`../vignettes/v03-classification.Rmd`

`v03-classification.Rmd`

Consider the Titanic dataset obtained from the Kaggle competition: https://www.kaggle.com/c/titanic/data. The dataset consists of data about 889 passengers, and the goal of the competition is to predict the survival (yes/no) based on features including the class of service, the sex, the age etc.

`## [1] 891 12`

`head(dat)`

```
## PassengerId Survived Pclass
## 1 1 0 3
## 2 2 1 1
## 3 3 1 3
## 4 4 1 1
## 5 5 0 3
## 6 6 0 3
## Name Sex Age SibSp Parch
## 1 Braund, Mr. Owen Harris male 22 1 0
## 2 Cumings, Mrs. John Bradley (Florence Briggs Thayer) female 38 1 0
## 3 Heikkinen, Miss. Laina female 26 0 0
## 4 Futrelle, Mrs. Jacques Heath (Lily May Peel) female 35 1 0
## 5 Allen, Mr. William Henry male 35 0 0
## 6 Moran, Mr. James male NA 0 0
## Ticket Fare Cabin Embarked
## 1 A/5 21171 7.2500 <NA> S
## 2 PC 17599 71.2833 C85 C
## 3 STON/O2. 3101282 7.9250 <NA> S
## 4 113803 53.1000 C123 S
## 5 373450 8.0500 <NA> S
## 6 330877 8.4583 <NA> Q
```

Logistic regression is one of powerful tool to tackle this problem. In statistics, the logistic regression is used to model the probability of a certain class or event existing such as alive/dead, pass/fail, win/lose, or healthy/sick. Logistic regression function is an \(s\)-shaped curve modeling the posterior probability \(p\) via a linear combination of the features. The curve is defined as \(p = \frac{1}{1+\exp(-\eta)}\) where \(\eta = \boldsymbol\beta_0+x\boldsymbol\beta\) and \(x\) are predictors, and \(\boldsymbol\beta_0, \boldsymbol\beta\) are coefficients to be learned from data. The logistic regression model has this form: \[ \log(p/(1-p)) = \boldsymbol\beta_0 + x\boldsymbol\beta. \] The quantity \(\log(p/(1-p))\) is called the logarithm of the odd, also called log-odd or logit. The best subset selection for logistic regression aim to balance model accuracy and model complexity, where the former is achieves by maximizing the log-likelihood function and the latter is characterized by a constraint: \(\| \boldsymbol\beta \|_0 \leq s\) and \(s\) can be determined in a data driven way.

The `abess()`

function in the `abess`

package allows users to perform best subset selection in a highly efficient way. Users can call the `abess()`

function using formula just like what users do with `lm()`

. Or users can specify the design matrix `x`

and the response `y`

. As an example, the Titanic dataset is used to demonstrated the usage of `abess`

package.

A glance at the dataset finds there is any missing data. The `na.omit()`

function allows us to delete the rows that contain any missing data. After that, we get a total of 714 samples left.

`## [1] 712 8`

Then we change the factors into dummy variables with the `model.matrix()`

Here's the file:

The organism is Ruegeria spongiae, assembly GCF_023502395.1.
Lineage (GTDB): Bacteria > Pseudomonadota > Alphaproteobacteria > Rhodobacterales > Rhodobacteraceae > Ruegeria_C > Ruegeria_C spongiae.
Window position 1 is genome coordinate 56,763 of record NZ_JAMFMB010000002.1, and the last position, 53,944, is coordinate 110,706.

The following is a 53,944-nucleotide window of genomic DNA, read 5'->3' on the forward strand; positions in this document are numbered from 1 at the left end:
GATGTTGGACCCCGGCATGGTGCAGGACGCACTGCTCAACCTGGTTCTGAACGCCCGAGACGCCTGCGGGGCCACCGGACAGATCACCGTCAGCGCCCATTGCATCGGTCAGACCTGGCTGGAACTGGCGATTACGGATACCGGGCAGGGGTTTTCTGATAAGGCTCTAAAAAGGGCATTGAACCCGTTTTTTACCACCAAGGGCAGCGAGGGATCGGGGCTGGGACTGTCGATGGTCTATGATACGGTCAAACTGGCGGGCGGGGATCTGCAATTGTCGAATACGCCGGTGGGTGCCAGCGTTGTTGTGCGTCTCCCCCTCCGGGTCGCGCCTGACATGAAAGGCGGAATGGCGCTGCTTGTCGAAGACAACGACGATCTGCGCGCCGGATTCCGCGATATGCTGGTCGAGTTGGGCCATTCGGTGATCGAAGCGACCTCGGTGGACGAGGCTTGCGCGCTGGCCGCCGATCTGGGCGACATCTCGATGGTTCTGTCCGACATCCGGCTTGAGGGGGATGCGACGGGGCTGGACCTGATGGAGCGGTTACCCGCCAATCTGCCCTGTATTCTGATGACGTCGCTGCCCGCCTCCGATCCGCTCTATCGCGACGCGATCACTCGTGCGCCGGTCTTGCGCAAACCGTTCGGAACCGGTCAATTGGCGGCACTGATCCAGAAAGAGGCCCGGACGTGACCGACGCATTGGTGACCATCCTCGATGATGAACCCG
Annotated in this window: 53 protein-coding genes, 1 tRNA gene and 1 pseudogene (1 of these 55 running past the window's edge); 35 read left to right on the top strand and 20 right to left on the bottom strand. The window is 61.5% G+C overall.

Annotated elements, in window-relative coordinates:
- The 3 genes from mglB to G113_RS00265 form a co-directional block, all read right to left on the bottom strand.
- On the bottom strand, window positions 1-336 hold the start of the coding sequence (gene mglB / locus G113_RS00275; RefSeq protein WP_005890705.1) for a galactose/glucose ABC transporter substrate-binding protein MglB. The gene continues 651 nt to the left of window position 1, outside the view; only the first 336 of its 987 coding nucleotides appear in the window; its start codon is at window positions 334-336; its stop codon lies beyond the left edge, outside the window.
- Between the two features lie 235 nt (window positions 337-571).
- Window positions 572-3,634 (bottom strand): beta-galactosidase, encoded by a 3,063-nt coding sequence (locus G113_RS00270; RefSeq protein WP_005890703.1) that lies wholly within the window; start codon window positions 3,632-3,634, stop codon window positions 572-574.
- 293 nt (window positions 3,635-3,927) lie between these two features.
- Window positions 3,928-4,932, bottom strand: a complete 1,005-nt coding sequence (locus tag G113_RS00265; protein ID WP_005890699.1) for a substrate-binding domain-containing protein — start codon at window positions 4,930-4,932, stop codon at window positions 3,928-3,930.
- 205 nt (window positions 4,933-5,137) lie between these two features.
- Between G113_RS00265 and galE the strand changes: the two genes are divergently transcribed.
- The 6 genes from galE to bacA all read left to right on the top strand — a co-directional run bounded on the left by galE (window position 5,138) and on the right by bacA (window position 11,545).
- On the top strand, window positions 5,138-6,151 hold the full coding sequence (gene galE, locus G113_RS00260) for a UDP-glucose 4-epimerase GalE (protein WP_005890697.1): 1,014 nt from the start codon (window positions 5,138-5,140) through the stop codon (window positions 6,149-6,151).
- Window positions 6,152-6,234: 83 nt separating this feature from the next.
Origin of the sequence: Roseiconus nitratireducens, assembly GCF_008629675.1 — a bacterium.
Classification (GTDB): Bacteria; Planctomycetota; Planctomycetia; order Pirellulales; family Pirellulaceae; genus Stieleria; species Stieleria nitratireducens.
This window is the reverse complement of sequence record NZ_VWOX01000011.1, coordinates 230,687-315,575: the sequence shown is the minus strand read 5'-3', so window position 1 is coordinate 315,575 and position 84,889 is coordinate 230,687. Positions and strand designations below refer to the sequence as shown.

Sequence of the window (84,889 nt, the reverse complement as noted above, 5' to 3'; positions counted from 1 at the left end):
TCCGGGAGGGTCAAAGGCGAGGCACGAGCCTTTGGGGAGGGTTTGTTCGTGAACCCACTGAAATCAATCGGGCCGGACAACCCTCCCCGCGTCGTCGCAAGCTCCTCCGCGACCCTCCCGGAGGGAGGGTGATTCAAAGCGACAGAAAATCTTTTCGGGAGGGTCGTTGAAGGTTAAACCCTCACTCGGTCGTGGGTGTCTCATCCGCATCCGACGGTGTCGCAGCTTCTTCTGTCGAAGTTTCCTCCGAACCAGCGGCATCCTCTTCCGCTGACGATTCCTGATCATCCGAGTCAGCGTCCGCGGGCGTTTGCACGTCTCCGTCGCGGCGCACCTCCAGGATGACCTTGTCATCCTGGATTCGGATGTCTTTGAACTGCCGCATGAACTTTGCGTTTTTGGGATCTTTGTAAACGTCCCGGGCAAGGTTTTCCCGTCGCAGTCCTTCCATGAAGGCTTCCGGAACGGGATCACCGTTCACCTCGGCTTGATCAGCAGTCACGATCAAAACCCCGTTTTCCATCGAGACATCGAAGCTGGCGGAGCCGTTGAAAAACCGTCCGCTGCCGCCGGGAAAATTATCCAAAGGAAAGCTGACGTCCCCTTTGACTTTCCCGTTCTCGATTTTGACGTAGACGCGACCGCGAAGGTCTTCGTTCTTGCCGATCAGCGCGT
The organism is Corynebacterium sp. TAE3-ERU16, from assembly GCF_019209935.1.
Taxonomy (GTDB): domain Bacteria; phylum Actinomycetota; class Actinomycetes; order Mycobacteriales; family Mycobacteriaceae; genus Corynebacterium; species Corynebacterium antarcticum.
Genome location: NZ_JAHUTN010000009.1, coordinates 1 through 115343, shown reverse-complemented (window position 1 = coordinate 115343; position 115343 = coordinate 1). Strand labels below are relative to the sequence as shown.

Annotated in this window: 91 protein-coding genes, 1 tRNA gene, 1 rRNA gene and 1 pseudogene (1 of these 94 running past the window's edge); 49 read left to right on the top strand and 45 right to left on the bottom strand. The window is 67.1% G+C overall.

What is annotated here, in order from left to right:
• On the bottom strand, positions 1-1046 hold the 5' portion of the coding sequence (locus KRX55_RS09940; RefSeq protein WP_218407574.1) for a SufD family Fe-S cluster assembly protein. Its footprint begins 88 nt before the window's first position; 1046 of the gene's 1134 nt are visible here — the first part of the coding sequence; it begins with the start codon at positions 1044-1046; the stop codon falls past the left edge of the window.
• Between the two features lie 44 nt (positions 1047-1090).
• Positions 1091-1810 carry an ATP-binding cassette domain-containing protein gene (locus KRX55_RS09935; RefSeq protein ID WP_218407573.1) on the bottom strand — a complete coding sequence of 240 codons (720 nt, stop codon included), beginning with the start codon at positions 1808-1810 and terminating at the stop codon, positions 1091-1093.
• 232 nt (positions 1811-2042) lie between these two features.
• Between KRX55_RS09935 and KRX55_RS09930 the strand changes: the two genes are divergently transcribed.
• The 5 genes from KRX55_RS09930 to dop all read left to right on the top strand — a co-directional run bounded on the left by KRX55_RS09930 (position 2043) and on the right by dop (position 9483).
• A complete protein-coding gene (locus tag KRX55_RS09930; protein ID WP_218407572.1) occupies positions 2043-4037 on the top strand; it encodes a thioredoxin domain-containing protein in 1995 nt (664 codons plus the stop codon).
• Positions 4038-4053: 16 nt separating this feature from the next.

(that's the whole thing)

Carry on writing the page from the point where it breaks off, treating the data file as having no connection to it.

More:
function. Note that the `abess`

function will automatically include the intercept, and thus, we exclude the first column of `dat`

object.

```
dat <- model.matrix(~., dat)[, -1]
dat <- as.data.frame(dat)
```

We split the dataset into a training set and a test set. The model is going to be built on the training set and later We will test the model performance on the test set.

```
train_index <- 1:round((712*2)/3)
train <- dat[train_index, ]
test <- dat[-train_index, ]
```

`abess`

package
We use `abess`

package to perform best subset selection for the preprocessed Titanic dataset by setting `family = "binomial"`

. The cross validation technique is employed to tune the support size by setting `tune.type = "cv"`

.

```
library(abess)
abess_fit <- abess(x = train[, -1], y = train$Survived,
family = "binomial", tune.type = "cv")
```

After getting the estimator, we can further do more exploring work. The output of `abess()`

function contains the best model for all the candidate support sizes in the `support.size`

. Users can use some generic functions to quickly draw some information of those estimators. Typical examples include:

i. print the fitted model:

`abess_fit`

```
## Call:
## abess.default(x = train[, -1], y = train$Survived, family = "binomial",
## tune.type = "cv")
##
## support.size dev cv
## 1 0 321.9560 64.59866
## 2 1 246.5820 49.99585
## 3 2 229.6078 46.65819
## 4 3 229.5308 46.99849
## 5 4 228.9702 45.95916
## 6 5 220.1834 45.34507
## 7 6 220.0022 46.33645
## 8 7 219.9659 46.31131
## 9 8 219.9210 46.44845
```

- draw the estimated coefficients on all candidate support size by
`coef()`

function:

`coef(abess_fit)`

```
## 9 x 9 sparse Matrix of class "dgCMatrix"
## 0 1 2 3 4
## (intercept) -0.3530971 1.158781 2.9213405 3.051182650 3.261927124
## Pclass . . -0.7952709 -0.833342489 -0.814632212
## Sexmale . -2.545075 -2.5818944 -2.593870577 -2.590161192
## Age . . . . .
## SibSp . . . . .
## Parch . . . . .
## Fare . . . -0.001187223 -0.001680436
## EmbarkedQ . . . . .
## EmbarkedS . . . . -0.305263064
## 5 6 7 8
## (intercept) 4.85381911 5.112857497 5.091004680 5.079012307
## Pclass -1.00849770 -1.076530668 -1.083610537 -1.085091543
## Sexmale -2.59656529 -2.610623446 -2.609378045 -2.601337079
## Age -0.03672237 -0.037469721 -0.037437108 -0.037259374
## SibSp -0.35770273 -0.339011356 -0.340217327 -0.350406209
## Parch . . . 0.053009526
## Fare . -0.001998009 -0.001938335 -0.002224556
## EmbarkedQ . . 0.196096062 0.210160986
## EmbarkedS -0.21507393 -0.245371516 -0.210145242 -0.214986229
```

- get the deviance of the estimated model on all candidate support sizes via
`deviance()`

function:

`deviance(abess_fit)`

```
## [1] 321.9560 246.5820 229.6078 229.5308 228.9702 220.1834 220.0022 219.9659
## [9] 219.9210
```

- visualize the change of models with the change of support size via
`plot()`

function:

`plot(abess_fit, label=T)`

The graph shows that, beginning from the most dense model, the second variable (`Sex`

) is included in the active set until the support size reaches 0. We can also generate a graph about the tuning value.

`plot(abess_fit, type = "tune")`

The tuning value reaches the lowest point at 4, which implies the best model consists of four variables.

Finally, to extract the specified model from the `abess`

object, we can call the `extract()`